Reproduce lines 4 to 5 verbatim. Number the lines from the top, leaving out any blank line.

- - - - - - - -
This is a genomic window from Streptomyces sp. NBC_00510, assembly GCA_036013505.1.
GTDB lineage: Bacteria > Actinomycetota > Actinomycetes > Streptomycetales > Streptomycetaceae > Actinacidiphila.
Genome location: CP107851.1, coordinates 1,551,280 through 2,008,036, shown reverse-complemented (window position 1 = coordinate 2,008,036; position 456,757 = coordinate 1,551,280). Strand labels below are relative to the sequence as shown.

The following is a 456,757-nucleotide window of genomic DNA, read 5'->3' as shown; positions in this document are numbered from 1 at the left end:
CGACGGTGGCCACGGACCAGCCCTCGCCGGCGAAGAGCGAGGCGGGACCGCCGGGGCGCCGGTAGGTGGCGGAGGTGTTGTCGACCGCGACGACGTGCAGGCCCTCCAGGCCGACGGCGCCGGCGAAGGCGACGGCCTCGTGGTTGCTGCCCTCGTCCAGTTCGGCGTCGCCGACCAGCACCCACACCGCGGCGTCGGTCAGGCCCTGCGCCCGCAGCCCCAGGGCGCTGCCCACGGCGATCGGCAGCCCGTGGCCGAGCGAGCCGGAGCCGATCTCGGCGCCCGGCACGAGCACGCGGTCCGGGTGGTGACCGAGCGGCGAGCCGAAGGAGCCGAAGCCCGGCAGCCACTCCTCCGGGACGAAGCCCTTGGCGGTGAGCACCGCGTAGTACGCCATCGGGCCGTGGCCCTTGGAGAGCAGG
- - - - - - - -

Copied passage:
The following is a 456,757-nucleotide window of genomic DNA, read 5'->3' as shown; positions in this document are numbered from 1 at the left end:
CGACGGTGGCCACGGACCAGCCCTCGCCGGCGAAGAGCGAGGCGGGACCGCCGGGGCGCCGGTAGGTGGCGGAGGTGTTGTCGACCGCGACGACGTGCAGGCCCTCCAGGCCGACGGCGCCGGCGAAGGCGACGGCCTCGTGGTTGCTGCCCTCGTCCAGTTCGGCGTCGCCGACCAGCACCCACACCGCGGCGTCGGTCAGGCCCTGCGCCCGCAGCCCCAGGGCGCTGCCCACGGCGATCGGCAGCCCGTGGCCGAGCGAGCCGGAGCCGATCTCGGCGCCCGGCACGAGCACGCGGTCCGGGTGGTGACCGAGCGGCGAGCCGAAGGAGCCGAAGCCCGGCAGCCACTCCTCCGGGACGAAGCCCTTGGCGGTGAGCACCGCGTAGTACGCCATCGGGCCGTGGCCCTTGGAGAGCAGG